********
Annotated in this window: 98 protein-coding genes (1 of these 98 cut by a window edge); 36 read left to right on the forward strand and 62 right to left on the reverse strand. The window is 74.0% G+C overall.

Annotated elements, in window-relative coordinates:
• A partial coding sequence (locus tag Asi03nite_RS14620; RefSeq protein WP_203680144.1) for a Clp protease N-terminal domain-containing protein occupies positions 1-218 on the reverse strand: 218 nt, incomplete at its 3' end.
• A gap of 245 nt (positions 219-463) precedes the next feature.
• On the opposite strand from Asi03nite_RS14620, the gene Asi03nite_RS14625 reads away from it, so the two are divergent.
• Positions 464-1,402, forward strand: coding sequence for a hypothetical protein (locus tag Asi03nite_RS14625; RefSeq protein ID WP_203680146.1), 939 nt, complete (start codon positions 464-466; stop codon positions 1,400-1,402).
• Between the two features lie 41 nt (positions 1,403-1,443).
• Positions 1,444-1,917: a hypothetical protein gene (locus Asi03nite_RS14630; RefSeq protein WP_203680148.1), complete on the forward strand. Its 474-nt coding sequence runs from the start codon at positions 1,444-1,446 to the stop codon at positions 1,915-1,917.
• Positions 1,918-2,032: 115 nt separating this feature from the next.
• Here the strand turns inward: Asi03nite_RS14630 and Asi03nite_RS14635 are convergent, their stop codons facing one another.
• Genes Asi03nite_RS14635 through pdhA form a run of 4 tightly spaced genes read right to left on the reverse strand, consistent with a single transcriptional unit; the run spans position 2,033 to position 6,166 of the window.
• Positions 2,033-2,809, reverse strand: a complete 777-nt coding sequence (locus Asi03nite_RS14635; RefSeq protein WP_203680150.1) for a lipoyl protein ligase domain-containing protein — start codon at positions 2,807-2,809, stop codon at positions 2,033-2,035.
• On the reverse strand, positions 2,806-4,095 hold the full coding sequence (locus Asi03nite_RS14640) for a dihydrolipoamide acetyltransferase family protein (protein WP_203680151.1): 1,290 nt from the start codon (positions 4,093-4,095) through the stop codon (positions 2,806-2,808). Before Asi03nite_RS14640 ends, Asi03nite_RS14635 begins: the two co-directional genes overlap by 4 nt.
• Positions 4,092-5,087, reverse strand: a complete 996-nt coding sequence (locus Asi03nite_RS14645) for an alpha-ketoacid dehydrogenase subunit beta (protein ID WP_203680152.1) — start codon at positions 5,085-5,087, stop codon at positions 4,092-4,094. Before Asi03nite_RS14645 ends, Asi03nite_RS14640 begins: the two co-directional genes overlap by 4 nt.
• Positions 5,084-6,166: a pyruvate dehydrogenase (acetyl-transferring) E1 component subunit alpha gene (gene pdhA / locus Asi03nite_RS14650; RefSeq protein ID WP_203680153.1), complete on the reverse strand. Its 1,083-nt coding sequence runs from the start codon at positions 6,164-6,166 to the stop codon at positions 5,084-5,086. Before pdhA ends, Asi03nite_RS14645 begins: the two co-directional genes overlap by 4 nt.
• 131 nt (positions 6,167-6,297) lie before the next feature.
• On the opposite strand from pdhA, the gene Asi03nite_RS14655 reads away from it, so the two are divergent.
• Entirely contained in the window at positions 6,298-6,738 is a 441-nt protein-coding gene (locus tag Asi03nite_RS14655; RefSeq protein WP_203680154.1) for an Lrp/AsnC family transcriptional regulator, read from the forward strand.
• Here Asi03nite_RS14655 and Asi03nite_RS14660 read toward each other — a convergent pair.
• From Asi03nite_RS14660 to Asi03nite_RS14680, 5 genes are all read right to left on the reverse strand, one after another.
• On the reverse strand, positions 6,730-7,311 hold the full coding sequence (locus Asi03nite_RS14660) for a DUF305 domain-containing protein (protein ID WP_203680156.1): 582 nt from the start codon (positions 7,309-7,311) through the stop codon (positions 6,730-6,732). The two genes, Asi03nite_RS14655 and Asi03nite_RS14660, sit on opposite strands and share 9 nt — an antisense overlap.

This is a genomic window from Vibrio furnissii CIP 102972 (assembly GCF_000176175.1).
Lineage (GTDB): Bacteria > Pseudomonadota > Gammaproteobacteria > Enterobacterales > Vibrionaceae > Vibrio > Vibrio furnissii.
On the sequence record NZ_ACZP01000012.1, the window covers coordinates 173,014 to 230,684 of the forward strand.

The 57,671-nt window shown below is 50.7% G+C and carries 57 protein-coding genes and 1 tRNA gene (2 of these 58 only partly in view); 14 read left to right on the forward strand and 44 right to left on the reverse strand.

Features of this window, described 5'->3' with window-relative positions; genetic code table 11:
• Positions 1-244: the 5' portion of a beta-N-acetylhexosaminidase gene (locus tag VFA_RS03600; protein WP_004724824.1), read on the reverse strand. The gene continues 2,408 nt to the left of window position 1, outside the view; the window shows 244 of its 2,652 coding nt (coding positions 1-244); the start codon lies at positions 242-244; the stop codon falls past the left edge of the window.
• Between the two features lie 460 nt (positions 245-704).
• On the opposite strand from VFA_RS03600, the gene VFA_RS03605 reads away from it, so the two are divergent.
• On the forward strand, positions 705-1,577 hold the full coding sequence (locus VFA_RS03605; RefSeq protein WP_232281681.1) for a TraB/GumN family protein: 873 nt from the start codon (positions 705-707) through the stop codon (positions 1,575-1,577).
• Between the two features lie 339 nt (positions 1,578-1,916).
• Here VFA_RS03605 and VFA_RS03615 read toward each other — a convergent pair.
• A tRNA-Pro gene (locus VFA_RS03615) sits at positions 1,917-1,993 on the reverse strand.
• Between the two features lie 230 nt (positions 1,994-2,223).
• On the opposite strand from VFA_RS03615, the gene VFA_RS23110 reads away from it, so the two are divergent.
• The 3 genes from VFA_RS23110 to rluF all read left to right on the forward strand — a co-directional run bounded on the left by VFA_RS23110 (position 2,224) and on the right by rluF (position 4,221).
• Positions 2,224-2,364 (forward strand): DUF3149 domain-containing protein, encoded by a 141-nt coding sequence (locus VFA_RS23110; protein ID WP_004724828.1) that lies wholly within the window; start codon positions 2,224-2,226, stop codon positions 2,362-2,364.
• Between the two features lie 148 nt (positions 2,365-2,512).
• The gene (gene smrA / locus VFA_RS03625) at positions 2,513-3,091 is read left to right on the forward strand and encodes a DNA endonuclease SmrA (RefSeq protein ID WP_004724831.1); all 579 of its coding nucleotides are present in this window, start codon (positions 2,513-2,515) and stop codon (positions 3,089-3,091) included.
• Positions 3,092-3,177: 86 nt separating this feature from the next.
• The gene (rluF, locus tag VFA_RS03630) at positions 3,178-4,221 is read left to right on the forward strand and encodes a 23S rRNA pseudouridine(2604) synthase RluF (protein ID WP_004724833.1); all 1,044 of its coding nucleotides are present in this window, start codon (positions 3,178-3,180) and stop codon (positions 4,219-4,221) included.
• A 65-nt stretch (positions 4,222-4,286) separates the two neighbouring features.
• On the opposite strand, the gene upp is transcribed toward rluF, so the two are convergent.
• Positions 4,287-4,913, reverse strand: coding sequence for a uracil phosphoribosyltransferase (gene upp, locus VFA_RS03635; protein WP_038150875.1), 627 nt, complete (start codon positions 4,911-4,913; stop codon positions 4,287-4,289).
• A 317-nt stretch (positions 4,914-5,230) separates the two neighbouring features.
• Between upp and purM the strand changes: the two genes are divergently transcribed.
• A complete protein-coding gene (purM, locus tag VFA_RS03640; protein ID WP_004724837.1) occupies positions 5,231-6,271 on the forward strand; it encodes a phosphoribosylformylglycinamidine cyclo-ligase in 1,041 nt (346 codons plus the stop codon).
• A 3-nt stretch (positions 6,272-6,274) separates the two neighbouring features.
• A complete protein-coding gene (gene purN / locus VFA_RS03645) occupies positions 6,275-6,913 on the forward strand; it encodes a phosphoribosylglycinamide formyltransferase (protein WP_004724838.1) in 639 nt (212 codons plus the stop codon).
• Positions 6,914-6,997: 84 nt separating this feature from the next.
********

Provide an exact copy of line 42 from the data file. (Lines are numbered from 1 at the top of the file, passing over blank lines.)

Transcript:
• A 65-nt stretch (positions 4,222-4,286) separates the two neighbouring features.